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Models for competency assessments

Learning units are composed towards sets of competencies which are behind the performance of a certain occupational task. They contain elements of theoretical knowledge in combination with planning skills, technical and social competencies. The assessment of such competency bundles can be carried out in one assignment covering all elements or in a combination of different types of evidence to be produced by the trainee. (adapted from Reglin/Schöpf 2012b)

Model 1 – Single complex assignment:
This technique aims at assessing all competency elements of a learning unit in one assignment. Its appeal lies in the fact that it provides the candidate with the opportunity to demonstrate the different competencies in their actual interrelationships. On the other hand, assignments capturing the whole range of a learning unit, would first have to be identified or designed especially for the purpose and they would probably be extremely time-consuming.

Model 2 – Complex task supplemented by compact tests: This model uses a final practical assignment for assessing the central competencies of a learning unit but not representing all of them. Several elements of knowledge and skills are assessed already during the course of the training by tests or observation of performance at the workplace. These interim assessments leave scope for a flexible design of the final assignment which captures the most characteristic features of a job task. The completeness of the assessment is thus observed, while its holistic nature is reduced, as some competencies are assessed isolated from the overall context.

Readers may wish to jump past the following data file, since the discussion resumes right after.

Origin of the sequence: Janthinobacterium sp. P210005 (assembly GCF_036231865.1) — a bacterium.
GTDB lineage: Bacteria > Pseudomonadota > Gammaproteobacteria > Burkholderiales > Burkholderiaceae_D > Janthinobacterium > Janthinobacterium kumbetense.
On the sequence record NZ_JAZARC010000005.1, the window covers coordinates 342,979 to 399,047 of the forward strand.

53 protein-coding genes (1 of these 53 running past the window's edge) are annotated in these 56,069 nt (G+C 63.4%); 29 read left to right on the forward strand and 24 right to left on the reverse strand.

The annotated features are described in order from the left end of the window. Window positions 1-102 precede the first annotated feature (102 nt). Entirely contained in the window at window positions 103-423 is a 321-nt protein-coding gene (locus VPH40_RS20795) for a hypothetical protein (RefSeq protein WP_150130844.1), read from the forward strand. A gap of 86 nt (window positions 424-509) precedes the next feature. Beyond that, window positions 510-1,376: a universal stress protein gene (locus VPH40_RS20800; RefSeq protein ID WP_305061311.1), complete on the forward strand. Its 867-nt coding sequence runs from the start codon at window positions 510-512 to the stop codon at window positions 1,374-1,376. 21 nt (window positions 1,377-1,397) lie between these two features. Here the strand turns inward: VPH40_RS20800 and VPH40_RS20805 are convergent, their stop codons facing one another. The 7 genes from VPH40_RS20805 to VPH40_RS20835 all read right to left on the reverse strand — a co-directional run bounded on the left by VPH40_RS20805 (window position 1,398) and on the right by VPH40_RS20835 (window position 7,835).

Model 3 – Project assignments of increasing complexity, supplemented by compact tests:
In this model the emphasis is not on one final assignment. The assessment uses several project tasks of medium range during the course of the training. The complexity of these tasks is gradually increased while recently acquired competencies are being assessed along with competencies already tested at an earlier stage. These tasks are complemented by selective tests confined to single skills. The advantage of this model, apart from its flexibility is its formative character: The learning process is continuously inspected and trainees‘ progress is made transparent to them, giving them the chance to amend intermediate results. This kind of continuous assessment can be valuable for a quality control of the training process. A drawback is the comparatively high effort necessary for the design of projects, regular assessments and documentation.

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